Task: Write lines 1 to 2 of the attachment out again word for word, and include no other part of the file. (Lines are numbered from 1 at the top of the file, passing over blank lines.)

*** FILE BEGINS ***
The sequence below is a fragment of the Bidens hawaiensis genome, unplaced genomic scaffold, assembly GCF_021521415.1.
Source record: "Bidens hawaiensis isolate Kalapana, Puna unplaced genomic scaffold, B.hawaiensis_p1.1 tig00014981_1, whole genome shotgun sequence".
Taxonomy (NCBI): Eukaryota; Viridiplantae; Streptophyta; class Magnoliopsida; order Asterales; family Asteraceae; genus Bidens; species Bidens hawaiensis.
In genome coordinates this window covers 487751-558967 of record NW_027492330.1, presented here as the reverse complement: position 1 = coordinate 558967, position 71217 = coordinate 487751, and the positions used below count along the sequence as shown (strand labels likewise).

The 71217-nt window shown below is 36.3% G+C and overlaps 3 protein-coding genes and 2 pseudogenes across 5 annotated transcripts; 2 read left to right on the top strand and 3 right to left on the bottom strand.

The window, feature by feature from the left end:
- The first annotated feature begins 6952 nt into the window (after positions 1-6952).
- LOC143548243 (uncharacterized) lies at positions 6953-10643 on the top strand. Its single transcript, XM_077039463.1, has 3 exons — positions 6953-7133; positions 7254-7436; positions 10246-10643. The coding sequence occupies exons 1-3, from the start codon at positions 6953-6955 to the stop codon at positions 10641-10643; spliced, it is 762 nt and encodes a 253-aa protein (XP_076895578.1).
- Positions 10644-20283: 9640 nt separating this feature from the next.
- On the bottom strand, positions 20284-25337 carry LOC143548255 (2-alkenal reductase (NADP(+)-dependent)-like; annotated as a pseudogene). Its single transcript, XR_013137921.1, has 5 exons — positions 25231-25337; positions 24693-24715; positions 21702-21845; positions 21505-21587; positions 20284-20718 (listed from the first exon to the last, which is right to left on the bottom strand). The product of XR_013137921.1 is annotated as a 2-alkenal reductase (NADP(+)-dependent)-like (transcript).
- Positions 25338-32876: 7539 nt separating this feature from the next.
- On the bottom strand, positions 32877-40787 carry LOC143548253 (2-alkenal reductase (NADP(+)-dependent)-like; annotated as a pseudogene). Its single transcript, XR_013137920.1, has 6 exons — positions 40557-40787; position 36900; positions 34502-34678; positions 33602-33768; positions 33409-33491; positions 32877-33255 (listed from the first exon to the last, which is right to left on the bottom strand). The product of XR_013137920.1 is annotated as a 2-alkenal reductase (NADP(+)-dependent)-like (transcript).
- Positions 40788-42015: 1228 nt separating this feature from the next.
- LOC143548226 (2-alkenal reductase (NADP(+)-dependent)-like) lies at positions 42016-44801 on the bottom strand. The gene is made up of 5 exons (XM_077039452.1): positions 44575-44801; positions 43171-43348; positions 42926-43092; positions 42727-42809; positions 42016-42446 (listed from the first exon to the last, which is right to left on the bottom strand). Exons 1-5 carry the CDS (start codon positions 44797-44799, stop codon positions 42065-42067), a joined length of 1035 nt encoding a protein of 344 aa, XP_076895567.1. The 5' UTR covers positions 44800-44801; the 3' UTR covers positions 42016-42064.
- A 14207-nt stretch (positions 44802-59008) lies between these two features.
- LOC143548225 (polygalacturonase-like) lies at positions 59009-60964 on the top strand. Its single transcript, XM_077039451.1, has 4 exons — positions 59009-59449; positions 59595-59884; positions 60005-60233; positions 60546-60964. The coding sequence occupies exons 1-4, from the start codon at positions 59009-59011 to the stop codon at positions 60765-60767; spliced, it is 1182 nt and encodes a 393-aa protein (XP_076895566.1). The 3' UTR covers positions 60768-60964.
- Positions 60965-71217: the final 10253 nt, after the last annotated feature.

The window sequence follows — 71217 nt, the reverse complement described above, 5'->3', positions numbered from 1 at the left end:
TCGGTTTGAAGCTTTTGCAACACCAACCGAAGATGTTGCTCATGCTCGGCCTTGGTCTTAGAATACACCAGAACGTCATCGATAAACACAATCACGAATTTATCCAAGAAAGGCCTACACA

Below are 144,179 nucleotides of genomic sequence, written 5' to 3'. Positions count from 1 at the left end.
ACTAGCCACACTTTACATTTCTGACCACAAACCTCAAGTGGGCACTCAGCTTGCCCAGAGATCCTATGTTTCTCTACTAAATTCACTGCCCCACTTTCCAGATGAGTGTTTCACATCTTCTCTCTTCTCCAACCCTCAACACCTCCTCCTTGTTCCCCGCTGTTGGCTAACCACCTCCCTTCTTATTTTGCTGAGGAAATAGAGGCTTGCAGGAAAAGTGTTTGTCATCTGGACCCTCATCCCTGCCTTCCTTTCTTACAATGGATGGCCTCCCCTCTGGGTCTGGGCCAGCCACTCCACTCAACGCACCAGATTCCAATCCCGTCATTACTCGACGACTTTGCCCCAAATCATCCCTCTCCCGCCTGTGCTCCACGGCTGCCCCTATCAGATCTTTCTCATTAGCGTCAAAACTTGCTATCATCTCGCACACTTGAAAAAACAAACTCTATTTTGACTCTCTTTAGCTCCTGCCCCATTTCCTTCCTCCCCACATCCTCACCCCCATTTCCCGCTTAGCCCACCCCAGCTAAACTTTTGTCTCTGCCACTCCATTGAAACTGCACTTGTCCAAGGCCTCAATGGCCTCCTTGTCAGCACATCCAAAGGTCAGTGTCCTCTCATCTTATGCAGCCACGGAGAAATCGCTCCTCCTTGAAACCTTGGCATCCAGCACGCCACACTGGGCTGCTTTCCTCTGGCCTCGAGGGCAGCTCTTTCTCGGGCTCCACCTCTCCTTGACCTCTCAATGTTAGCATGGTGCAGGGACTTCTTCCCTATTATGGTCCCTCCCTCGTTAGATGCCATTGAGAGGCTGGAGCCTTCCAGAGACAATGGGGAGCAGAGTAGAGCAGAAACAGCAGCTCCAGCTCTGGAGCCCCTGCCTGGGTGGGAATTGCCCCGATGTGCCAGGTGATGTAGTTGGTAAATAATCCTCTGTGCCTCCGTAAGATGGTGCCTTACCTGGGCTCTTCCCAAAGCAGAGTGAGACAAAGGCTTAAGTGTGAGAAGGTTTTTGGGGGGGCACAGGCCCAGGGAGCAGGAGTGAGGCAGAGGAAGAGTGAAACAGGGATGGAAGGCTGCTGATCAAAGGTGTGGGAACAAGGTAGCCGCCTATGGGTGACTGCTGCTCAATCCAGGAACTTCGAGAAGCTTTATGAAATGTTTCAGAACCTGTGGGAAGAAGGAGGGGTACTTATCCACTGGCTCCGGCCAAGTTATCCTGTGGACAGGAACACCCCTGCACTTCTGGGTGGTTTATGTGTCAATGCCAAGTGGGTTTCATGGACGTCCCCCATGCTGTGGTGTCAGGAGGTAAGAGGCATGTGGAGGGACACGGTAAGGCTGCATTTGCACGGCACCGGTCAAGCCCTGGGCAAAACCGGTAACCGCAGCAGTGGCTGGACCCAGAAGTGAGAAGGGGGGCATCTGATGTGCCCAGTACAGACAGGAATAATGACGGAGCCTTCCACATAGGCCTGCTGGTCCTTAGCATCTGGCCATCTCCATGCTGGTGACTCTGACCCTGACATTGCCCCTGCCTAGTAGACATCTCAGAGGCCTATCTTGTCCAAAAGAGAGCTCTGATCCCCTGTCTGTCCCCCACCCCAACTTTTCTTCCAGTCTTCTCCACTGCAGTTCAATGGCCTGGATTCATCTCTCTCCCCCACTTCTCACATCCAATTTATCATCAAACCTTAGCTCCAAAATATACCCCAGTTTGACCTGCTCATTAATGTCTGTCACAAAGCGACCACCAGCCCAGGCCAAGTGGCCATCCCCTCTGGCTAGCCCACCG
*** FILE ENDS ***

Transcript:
The sequence below is a fragment of the Bidens hawaiensis genome, unplaced genomic scaffold, assembly GCF_021521415.1.
Source record: "Bidens hawaiensis isolate Kalapana, Puna unplaced genomic scaffold, B.hawaiensis_p1.1 tig00014981_1, whole genome shotgun sequence".